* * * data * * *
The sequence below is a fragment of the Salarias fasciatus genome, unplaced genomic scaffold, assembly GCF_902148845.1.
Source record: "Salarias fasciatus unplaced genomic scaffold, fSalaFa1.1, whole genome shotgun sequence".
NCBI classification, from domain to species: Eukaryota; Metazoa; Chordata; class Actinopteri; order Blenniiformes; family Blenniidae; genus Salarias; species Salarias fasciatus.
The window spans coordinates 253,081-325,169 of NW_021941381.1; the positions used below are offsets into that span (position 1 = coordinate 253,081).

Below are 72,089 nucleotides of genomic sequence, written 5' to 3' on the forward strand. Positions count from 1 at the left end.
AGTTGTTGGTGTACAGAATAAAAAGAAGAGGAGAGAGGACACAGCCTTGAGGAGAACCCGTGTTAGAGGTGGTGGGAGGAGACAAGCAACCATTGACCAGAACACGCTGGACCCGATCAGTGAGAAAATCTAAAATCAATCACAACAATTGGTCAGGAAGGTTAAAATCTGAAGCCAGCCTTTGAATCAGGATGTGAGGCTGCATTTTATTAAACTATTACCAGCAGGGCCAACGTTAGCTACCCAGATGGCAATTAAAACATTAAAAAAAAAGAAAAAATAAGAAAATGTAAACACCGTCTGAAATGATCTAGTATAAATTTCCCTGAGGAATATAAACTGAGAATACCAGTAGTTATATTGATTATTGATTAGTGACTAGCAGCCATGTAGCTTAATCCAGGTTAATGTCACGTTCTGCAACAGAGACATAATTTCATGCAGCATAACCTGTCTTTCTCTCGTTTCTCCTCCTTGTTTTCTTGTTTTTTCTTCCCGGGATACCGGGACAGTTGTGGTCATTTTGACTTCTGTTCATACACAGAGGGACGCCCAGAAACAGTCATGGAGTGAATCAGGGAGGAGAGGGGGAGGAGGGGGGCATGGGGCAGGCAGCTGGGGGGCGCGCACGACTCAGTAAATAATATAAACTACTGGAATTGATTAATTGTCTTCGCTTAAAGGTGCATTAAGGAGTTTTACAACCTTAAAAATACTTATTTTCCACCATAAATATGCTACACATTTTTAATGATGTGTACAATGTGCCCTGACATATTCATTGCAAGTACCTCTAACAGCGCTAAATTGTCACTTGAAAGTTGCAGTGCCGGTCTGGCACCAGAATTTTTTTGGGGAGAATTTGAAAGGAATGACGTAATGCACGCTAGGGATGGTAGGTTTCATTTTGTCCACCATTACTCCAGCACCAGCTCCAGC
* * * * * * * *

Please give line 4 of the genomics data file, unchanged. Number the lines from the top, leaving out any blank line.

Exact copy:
The window spans coordinates 253,081-325,169 of NW_021941381.1; the positions used below are offsets into that span (position 1 = coordinate 253,081).